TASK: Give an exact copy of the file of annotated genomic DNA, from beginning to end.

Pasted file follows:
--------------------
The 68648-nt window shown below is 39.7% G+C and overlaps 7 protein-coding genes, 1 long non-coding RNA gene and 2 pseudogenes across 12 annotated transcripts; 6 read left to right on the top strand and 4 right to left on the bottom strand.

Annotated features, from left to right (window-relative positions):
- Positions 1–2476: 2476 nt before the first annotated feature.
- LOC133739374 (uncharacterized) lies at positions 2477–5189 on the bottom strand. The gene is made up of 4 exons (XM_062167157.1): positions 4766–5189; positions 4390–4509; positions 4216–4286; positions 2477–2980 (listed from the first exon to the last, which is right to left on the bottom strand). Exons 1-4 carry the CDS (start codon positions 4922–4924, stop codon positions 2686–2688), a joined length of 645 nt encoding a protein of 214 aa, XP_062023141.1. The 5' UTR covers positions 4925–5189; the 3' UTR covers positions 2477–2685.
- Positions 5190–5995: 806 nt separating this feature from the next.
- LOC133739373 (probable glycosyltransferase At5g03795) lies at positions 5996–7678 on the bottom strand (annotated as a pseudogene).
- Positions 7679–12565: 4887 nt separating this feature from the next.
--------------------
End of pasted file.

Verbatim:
The 68648-nt window shown below is 39.7% G+C and overlaps 7 protein-coding genes, 1 long non-coding RNA gene and 2 pseudogenes across 12 annotated transcripts; 6 read left to right on the top strand and 4 right to left on the bottom strand.

Annotated features, from left to right (window-relative positions):
- Positions 1–2476: 2476 nt before the first annotated feature.
- LOC133739374 (uncharacterized) lies at positions 2477–5189 on the bottom strand. The gene is made up of 4 exons (XM_062167157.1): positions 4766–5189; positions 4390–4509; positions 4216–4286; positions 2477–2980 (listed from the first exon to the last, which is right to left on the bottom strand). Exons 1-4 carry the CDS (start codon positions 4922–4924, stop codon positions 2686–2688), a joined length of 645 nt encoding a protein of 214 aa, XP_062023141.1. The 5' UTR covers positions 4925–5189; the 3' UTR covers positions 2477–2685.
- Positions 5190–5995: 806 nt separating this feature from the next.
- LOC133739373 (probable glycosyltransferase At5g03795) lies at positions 5996–7678 on the bottom strand (annotated as a pseudogene).
- Positions 7679–12565: 4887 nt separating this feature from the next.